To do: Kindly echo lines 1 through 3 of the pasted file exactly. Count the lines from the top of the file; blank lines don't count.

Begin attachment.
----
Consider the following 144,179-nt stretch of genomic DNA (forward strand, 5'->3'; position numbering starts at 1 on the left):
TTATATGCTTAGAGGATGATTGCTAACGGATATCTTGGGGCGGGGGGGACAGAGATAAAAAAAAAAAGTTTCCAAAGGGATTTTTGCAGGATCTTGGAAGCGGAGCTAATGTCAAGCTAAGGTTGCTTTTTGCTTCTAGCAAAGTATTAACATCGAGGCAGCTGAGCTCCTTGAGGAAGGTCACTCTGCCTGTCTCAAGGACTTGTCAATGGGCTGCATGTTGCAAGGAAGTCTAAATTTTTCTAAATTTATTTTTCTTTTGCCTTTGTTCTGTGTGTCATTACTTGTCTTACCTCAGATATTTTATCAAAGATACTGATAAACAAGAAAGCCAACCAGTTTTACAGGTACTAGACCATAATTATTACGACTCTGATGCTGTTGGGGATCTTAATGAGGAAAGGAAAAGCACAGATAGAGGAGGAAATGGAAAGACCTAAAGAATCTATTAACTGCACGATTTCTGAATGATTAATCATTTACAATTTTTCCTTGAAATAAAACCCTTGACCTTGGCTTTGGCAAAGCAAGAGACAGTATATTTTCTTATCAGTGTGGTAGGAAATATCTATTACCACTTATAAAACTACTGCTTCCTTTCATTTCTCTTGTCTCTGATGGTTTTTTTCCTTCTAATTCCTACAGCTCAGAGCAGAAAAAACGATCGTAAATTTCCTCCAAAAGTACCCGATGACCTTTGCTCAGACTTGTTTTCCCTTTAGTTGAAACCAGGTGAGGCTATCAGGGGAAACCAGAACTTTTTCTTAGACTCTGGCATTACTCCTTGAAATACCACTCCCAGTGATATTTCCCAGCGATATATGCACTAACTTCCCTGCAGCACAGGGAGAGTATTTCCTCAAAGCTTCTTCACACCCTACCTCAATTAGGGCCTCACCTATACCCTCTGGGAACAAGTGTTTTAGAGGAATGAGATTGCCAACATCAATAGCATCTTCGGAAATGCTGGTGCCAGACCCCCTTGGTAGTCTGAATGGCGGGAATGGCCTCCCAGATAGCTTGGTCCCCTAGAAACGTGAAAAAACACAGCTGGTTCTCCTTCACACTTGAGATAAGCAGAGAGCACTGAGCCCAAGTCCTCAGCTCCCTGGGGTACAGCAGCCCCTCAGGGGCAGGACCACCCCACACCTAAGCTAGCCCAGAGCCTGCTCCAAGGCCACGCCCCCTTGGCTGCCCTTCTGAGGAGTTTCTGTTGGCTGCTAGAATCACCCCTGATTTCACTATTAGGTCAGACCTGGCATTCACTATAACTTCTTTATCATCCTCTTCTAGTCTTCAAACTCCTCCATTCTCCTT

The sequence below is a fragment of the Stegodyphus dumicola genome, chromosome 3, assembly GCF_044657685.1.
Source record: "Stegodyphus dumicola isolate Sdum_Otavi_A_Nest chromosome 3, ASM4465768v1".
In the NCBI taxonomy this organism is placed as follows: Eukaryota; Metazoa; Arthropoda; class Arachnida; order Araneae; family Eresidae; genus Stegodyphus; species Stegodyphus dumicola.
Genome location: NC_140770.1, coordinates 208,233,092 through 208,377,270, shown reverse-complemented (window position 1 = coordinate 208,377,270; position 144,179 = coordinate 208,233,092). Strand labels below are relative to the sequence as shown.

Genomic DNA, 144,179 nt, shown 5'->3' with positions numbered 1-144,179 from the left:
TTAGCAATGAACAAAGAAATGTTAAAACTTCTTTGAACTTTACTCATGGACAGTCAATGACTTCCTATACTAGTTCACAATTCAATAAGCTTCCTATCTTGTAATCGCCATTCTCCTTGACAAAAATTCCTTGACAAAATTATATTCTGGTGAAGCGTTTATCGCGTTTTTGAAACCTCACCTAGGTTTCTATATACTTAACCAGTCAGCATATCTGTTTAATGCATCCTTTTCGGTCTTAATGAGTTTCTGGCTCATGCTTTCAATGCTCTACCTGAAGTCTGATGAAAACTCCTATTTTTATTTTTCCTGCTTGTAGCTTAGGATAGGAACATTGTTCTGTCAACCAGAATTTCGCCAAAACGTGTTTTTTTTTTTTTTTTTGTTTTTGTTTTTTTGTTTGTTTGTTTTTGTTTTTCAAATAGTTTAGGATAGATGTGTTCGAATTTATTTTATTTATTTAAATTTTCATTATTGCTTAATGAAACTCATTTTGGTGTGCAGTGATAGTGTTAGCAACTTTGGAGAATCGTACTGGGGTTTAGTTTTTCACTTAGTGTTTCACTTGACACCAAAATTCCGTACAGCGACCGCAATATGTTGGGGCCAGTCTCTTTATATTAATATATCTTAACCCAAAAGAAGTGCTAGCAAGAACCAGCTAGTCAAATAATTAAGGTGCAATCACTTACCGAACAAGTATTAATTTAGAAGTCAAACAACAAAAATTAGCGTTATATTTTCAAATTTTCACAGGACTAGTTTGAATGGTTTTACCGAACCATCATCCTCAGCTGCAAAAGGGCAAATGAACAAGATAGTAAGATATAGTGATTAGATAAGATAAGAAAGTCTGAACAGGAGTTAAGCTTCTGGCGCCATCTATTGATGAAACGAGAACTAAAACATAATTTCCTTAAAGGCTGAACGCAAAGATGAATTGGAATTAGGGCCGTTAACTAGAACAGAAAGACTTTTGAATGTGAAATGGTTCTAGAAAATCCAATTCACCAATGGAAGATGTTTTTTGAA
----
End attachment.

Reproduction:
Consider the following 144,179-nt stretch of genomic DNA (forward strand, 5'->3'; position numbering starts at 1 on the left):
TTATATGCTTAGAGGATGATTGCTAACGGATATCTTGGGGCGGGGGGGACAGAGATAAAAAAAAAAAGTTTCCAAAGGGATTTTTGCAGGATCTTGGAAGCGGAGCTAATGTCAAGCTAAGGTTGCTTTTTGCTTCTAGCAAAGTATTAACATCGAGGCAGCTGAGCTCCTTGAGGAAGGTCACTCTGCCTGTCTCAAGGACTTGTCAATGGGCTGCATGTTGCAAGGAAGTCTAAATTTTTCTAAATTTATTTTTCTTTTGCCTTTGTTCTGTGTGTCATTACTTGTCTTACCTCAGATATTTTATCAAAGATACTGATAAACAAGAAAGCCAACCAGTTTTACAGGTACTAGACCATAATTATTACGACTCTGATGCTGTTGGGGATCTTAATGAGGAAAGGAAAAGCACAGATAGAGGAGGAAATGGAAAGACCTAAAGAATCTATTAACTGCACGATTTCTGAATGATTAATCATTTACAATTTTTCCTTGAAATAAAACCCTTGACCTTGGCTTTGGCAAAGCAAGAGACAGTATATTTTCTTATCAGTGTGGTAGGAAATATCTATTACCACTTATAAAACTACTGCTTCCTTTCATTTCTCTTGTCTCTGATGGTTTTTTTCCTTCTAATTCCTACAGCTCAGAGCAGAAAAAACGATCGTAAATTTCCTCCAAAAGTACCCGATGACCTTTGCTCAGACTTGTTTTCCCTTTAGTTGAAACCAGGTGAGGCTATCAGGGGAAACCAGAACTTTTTCTTAGACTCTGGCATTACTCCTTGAAATACCACTCCCAGTGATATTTCCCAGCGATATATGCACTAACTTCCCTGCAGCACAGGGAGAGTATTTCCTCAAAGCTTCTTCACACCCTACCTCAATTAGGGCCTCACCTATACCCTCTGGGAACAAGTGTTTTAGAGGAATGAGATTGCCAACATCAATAGCATCTTCGGAAATGCTGGTGCCAGACCCCCTTGGTAGTCTGAATGGCGGGAATGGCCTCCCAGATAGCTTGGTCCCCTAGAAACGTGAAAAAACACAGCTGGTTCTCCTTCACACTTGAGATAAGCAGAGAGCACTGAGCCCAAGTCCTCAGCTCCCTGGGGTACAGCAGCCCCTCAGGGGCAGGACCACCCCACACCTAAGCTAGCCCAGAGCCTGCTCCAAGGCCACGCCCCCTTGGCTGCCCTTCTGAGGAGTTTCTGTTGGCTGCTAGAATCACCCCTGATTTCACTATTAGGTCAGACCTGGCATTCACTATAACTTCTTTATCATCCTCTTCTAGTCTTCAAACTCCTCCATTCTCCTT

The sequence below is a fragment of the Stegodyphus dumicola genome, chromosome 3, assembly GCF_044657685.1.